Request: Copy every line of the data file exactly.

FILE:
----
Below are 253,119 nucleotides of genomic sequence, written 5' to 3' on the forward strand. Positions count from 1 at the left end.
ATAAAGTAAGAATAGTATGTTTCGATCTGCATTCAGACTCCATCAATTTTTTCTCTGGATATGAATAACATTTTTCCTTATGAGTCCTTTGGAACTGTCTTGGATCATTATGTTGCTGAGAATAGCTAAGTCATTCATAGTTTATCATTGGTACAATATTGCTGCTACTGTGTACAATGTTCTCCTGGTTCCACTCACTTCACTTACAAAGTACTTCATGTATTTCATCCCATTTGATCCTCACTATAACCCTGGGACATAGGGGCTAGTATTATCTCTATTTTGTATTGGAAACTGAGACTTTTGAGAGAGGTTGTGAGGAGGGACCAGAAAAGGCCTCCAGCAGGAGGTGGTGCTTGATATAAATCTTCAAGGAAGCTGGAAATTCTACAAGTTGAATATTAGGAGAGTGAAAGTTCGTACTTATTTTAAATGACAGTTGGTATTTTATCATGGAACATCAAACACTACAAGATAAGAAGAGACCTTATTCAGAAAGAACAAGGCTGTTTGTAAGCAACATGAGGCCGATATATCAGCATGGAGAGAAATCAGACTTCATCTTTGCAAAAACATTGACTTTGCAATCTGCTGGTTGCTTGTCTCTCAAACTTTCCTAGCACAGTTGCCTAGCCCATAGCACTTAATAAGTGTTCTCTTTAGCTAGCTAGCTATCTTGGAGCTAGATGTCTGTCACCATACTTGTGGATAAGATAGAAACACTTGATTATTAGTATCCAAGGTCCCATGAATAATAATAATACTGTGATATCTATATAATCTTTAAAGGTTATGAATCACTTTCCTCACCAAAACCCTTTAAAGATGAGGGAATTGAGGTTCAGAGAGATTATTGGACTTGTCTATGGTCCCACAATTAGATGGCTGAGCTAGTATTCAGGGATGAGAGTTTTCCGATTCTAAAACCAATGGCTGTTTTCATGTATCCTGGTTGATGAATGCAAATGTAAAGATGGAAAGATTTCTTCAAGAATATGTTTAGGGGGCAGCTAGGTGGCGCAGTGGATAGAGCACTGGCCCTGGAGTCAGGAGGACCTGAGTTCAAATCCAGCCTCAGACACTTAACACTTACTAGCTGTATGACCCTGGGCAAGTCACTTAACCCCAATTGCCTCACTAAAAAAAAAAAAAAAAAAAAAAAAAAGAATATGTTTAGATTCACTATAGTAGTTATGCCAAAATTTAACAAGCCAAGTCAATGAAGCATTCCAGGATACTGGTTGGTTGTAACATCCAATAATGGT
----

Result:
Below are 253,119 nucleotides of genomic sequence, written 5' to 3' on the forward strand. Positions count from 1 at the left end.
ATAAAGTAAGAATAGTATGTTTCGATCTGCATTCAGACTCCATCAATTTTTTCTCTGGATATGAATAACATTTTTCCTTATGAGTCCTTTGGAACTGTCTTGGATCATTATGTTGCTGAGAATAGCTAAGTCATTCATAGTTTATCATTGGTACAATATTGCTGCTACTGTGTACAATGTTCTCCTGGTTCCACTCACTTCACTTACAAAGTACTTCATGTATTTCATCCCATTTGATCCTCACTATAACCCTGGGACATAGGGGCTAGTATTATCTCTATTTTGTATTGGAAACTGAGACTTTTGAGAGAGGTTGTGAGGAGGGACCAGAAAAGGCCTCCAGCAGGAGGTGGTGCTTGATATAAATCTTCAAGGAAGCTGGAAATTCTACAAGTTGAATATTAGGAGAGTGAAAGTTCGTACTTATTTTAAATGACAGTTGGTATTTTATCATGGAACATCAAACACTACAAGATAAGAAGAGACCTTATTCAGAAAGAACAAGGCTGTTTGTAAGCAACATGAGGCCGATATATCAGCATGGAGAGAAATCAGACTTCATCTTTGCAAAAACATTGACTTTGCAATCTGCTGGTTGCTTGTCTCTCAAACTTTCCTAGCACAGTTGCCTAGCCCATAGCACTTAATAAGTGTTCTCTTTAGCTAGCTAGCTATCTTGGAGCTAGATGTCTGTCACCATACTTGTGGATAAGATAGAAACACTTGATTATTAGTATCCAAGGTCCCATGAATAATAATAATACTGTGATATCTATATAATCTTTAAAGGTTATGAATCACTTTCCTCACCAAAACCCTTTAAAGATGAGGGAATTGAGGTTCAGAGAGATTATTGGACTTGTCTATGGTCCCACAATTAGATGGCTGAGCTAGTATTCAGGGATGAGAGTTTTCCGATTCTAAAACCAATGGCTGTTTTCATGTATCCTGGTTGATGAATGCAAATGTAAAGATGGAAAGATTTCTTCAAGAATATGTTTAGGGGGCAGCTAGGTGGCGCAGTGGATAGAGCACTGGCCCTGGAGTCAGGAGGACCTGAGTTCAAATCCAGCCTCAGACACTTAACACTTACTAGCTGTATGACCCTGGGCAAGTCACTTAACCCCAATTGCCTCACTAAAAAAAAAAAAAAAAAAAAAAAAAAGAATATGTTTAGATTCACTATAGTAGTTATGCCAAAATTTAACAAGCCAAGTCAATGAAGCATTCCAGGATACTGGTTGGTTGTAACATCCAATAATGGT